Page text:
I went through my photos, trying to find a photo of the finished yogurt cake. This one, above, isn't typical--it's a marbled version (add chocolate powder to remaining cake batter after emptying part of it in the pan. Pour over the top and bake). Pictured: a roof tile from our home. You can see the handwriting which records when the tile was made, the 30th. The year is not indicated.

Uncle Jacques' Gâteau au Yaourt


The first French yogurt cake I ever tasted was made by my mother-in-law, and bodyguard, Michèle-France. She explained that she had used her son, Jacques', recipe. I had no idea my brother-in-law could bake! 

The genius behind this cake is that there is no need to use measuring utensils. You need only reserve the yogurt container as a measure, once you've emptied the contents into the bowl. 

Ingredients:

- one small (individual size) container of plain yogurt (reserve for measuring the remaining ingredients)
- flour
- sugar
- vegetable oil 
- three eggs
- one package baking powder* (about 2 teaspoons) 


Instructions (Easy as 3-2-1...):

Fill/empty the yogurt container...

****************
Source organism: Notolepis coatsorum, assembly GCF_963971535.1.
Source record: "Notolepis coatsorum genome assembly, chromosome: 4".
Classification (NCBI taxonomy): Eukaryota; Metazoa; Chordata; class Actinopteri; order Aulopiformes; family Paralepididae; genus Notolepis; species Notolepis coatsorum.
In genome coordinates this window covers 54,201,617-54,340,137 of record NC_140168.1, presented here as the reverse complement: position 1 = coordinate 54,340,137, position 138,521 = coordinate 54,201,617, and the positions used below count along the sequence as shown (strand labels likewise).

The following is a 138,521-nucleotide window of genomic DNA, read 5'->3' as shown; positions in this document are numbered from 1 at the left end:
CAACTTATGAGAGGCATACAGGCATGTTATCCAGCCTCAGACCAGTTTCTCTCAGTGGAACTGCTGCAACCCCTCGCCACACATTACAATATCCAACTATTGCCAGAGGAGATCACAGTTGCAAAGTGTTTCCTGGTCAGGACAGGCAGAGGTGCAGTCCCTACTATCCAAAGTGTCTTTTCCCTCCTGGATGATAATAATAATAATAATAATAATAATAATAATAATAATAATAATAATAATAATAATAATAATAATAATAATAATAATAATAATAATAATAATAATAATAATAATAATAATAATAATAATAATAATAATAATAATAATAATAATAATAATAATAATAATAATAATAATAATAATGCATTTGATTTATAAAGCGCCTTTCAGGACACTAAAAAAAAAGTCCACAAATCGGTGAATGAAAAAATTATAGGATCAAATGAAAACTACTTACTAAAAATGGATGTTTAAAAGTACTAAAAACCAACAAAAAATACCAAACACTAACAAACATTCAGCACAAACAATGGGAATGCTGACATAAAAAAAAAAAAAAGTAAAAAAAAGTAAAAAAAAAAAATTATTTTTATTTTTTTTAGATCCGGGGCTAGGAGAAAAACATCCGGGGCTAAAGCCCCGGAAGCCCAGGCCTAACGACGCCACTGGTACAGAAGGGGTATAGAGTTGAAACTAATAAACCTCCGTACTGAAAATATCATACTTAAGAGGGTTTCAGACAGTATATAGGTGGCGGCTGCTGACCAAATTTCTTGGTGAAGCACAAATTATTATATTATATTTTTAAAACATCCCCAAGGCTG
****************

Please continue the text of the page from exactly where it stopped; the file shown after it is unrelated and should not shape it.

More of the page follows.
...3 times with flour
   ...2 times with sugar
   ...1 time with vegetable oil (if I'm out of vegetable oil, I'll use olive oil or butter...)

Tip:
First combine yogurt, beaten eggs & sugar. Next, add flour and baking powder, stir. Add a pinch of salt... Pour in oil and mix well (Uncle Jacques recommends using "un fouet" (whisk) to mix the batter. Pour into a cake pan (or muffin tin) and bake for 30 - 40 minutes at 350°F (175C)

Extras: Jacques suggests adding sliced (canned) pears (drained from their syrup) to the top of the cake before baking. The pears will sink nicely into the cake for a sweet "second version". 

I sometimes mash up bananas and add them... or sneak in some grated zucchini or carrots. Chocolate chips are great inside, too! Or pureed pumpkin! Add walnuts :-)

Try replacing the sugar with maple syrup!



Having trouble with the sound? View this video on our YouTube channel. Then look for the "speaker" icon in the lower left corner of the video.

French yogurt cake or gateau yaourt and creche with santons
You can use many kinds of cake pans, like this Bundt pan, for your yogurt cake. I like to toss in goodies, in the middle. Fresh strawberries are lovely there, too! In the first photo, a bread pan was used, and in the video, above, I used a round cake pan.

Share this post with a friend. Thanks!

Thank you for the time you've spent reading my post. If you have learned more than a little vocabulary here and find yourself looking forward to the next story, please know that ongoing support from readers like you helps me continue doing what I love most: sharing these missives from France. Your support is vivement apprécié! Donating via PayPal is fast and easy when you use the links below. Merci infiniment! Kristi 
♥ Send $10    
  ♥ Send $25    
    ♥ Send the amount of your choice